Feeding koi pond fish

Pond fish such as koi, gold fish and shubunkins are all related to the carp which is naturally a grazing fish, constantly feeding as it picks its way through the silt and debris in a pond. They do not have a stomach, and do not digest single large ‘meals’ effectively, but rather digest many small mouthfuls throughout the day. The ideal way of feeding pond fish can be compared to the advice given by our dentist when recommending how often we should brush our teeth. The more frequent, the better, with 3 times a day being recommended. Any less frequent is not as good and twice a day is the bare minimum.

Keeping fish is unlike keeping any other animal in that the food we feed is not simply being consumed by the fish, but will also potentially affect the fish’s environment. We should get into the habit of thinking that we are not simply feeding the fish, but feeding the pond, and what we feed will have a direct effect on the pond’s water quality and hence the health of the fish.

At the Nishikoi Information Centre, we hear of more fish being harmed by over feeding than through starvation. In fact the harm comes from the poor water quality (from over feeding) rather than the fish becoming overweight. Fish are so much more efficient at using food than other pets that they can go several weeks even in the summer without food and not come to harm.

Fortunately, they will be in no danger of becoming dehydrated! Fish should be fed on a basis of little and often, offering what they will consume in 5 minutes. Any excess food should be removed with a net and your subsequent rations altered accordingly.

Food types

The pond market has seen a significant expansion of different foods available. The types of food can be described by:-

1. Their physical appearance

2. Their nutritional value and quality

1. Physical appearance

Whatever brand is used, there are essentially 3 different forms in which pond food comes.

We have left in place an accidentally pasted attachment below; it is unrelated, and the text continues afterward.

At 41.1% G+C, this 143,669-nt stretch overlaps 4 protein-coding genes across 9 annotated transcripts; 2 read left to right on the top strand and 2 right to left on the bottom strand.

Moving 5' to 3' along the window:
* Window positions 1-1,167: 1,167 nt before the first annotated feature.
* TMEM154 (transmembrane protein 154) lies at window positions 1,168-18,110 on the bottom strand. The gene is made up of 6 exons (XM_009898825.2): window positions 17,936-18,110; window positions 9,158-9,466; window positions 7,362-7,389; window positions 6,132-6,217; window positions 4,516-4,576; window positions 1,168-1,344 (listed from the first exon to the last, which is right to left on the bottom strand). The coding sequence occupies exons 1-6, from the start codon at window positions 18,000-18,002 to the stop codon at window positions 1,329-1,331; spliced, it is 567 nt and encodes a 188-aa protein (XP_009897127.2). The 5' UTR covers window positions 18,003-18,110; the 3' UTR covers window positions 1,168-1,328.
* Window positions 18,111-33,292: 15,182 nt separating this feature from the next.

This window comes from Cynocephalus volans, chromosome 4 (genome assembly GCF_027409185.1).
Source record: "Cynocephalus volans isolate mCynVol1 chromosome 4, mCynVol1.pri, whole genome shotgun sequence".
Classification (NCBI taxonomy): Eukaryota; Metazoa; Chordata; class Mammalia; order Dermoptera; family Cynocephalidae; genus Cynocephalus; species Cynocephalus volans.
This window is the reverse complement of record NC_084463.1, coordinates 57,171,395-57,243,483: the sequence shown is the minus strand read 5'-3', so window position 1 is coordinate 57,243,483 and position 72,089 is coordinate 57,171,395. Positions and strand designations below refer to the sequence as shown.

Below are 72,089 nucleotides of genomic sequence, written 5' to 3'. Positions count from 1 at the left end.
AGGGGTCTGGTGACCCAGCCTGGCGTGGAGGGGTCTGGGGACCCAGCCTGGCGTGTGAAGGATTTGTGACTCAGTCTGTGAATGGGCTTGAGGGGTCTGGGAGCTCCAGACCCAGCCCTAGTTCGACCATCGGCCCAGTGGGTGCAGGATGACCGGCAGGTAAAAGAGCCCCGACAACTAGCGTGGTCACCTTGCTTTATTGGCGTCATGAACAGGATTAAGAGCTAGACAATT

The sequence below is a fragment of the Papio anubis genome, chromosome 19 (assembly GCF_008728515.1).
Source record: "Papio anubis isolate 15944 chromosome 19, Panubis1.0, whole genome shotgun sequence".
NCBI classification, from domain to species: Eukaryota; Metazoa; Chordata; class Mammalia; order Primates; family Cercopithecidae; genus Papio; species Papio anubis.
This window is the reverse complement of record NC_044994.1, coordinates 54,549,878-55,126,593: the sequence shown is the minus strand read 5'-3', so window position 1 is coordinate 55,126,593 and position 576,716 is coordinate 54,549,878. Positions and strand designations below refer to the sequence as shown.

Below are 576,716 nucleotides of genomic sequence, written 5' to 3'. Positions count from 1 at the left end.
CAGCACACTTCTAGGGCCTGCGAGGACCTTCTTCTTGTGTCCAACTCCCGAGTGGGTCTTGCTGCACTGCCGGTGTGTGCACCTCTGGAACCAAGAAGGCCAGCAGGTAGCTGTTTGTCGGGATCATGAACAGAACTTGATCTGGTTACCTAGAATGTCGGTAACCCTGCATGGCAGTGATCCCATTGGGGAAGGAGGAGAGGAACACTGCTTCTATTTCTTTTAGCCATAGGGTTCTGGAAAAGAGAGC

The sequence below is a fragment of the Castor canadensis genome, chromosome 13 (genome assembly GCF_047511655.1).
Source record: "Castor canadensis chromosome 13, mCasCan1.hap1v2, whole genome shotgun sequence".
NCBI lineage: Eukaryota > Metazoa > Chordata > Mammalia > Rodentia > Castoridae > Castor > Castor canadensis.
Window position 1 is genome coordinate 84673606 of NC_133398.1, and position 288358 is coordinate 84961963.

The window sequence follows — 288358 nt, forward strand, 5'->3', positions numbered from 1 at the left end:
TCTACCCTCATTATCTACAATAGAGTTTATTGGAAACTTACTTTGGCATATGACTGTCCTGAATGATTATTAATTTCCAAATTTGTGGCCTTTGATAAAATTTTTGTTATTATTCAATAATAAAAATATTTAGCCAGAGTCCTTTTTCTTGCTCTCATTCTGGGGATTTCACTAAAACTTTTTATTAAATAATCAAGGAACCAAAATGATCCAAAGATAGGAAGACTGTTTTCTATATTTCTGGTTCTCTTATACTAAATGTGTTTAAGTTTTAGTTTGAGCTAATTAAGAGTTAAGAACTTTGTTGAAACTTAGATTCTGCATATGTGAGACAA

- Flakes.

An assortment of coloured flakes that are blended to offer a complete and balanced diet. Although they are more popular in the indoor market, (where they don’t get blown away), some pond keepers use flake to feed smaller pond fish. In addition, they do have a tendency to sink, which also enables deeper water fish such as tench (and other shy varieties) to gain their daily food.


These make up the bulk of the pond food market on account of their versatility. Available in a wide range of sizes from 1mm for 2 inch fish, up to jumbo pellets for jumbo fish.

As the vast majority of pelleted diets float, fish are encouraged to feed at the surface (so we can inspect them at close quarters). This also allows us to easily judge how much food to feed, removing any uneaten pellets.

More recently, sinking pellets have become available, for bottom dwelling fish such as tench and sterlets. These must be used with great care, and only when you can safely judge how much food those fish will easily consume. With a sinking pellet, any uneaten food will drop to the pond bottom and break down, polluting the pond water.


Produced in a similar fashion to pellets, food sticks are longer than pellets and are generally less dense. They will usually soften up quite quickly enabling even the smaller fish to nibble away at them.

2. Nutritional value and food quality

Although many diets may look the same, formulations and performance of diets will vary greatly. Not only will they vary between brands, but brands will also produce a number of diets in their range, – from low to high protein, from staple to colour enhancing.

Read the food packaging carefully to identify what foods offer the characteristics you want. Things to look out for are protein level, colour enhancing properties, and Vitamin C content. It is also useful to ask the aquatic outlets what they use on all of their valuable stock on the premises.


FAQ’s – Feeding.

1. Competition at Feeding time. Competition between fish at feeding time can be quite intense. To ensure that each fish is able to feed, offer a range of pellet sizes and even try a sinking pellet for more timid fish, but be careful not to over feed.

2. Holidays. A typical 2 week holiday may apparently present some feeding concerns. If the pond is well planted and has a typical stocking level, then fish will manage satisfactorily over a 2 week period without food. In other cases where you feel they would deteriorate without food, (and you would appreciate a neighbour keeping an eye on the pump, water level, etc.), then put some pre-packaged portions to one side for them to feed each day. This will prevent the risk of them being overfed by a well-meaning neighbour.

3 As autumn approaches, when do I stop feeding? As autumn approaches and temperatures drop to below 14oC, a wheatgerm diet should be fed. However, it is still necessary to decide when to stop feeding completely. From experience, the best judges of this are the fish themselves. If you have ensured that they have fed well over summer, then you need not worry that they will have the reserves to overwinter well.

Kill blanketweed and string algae.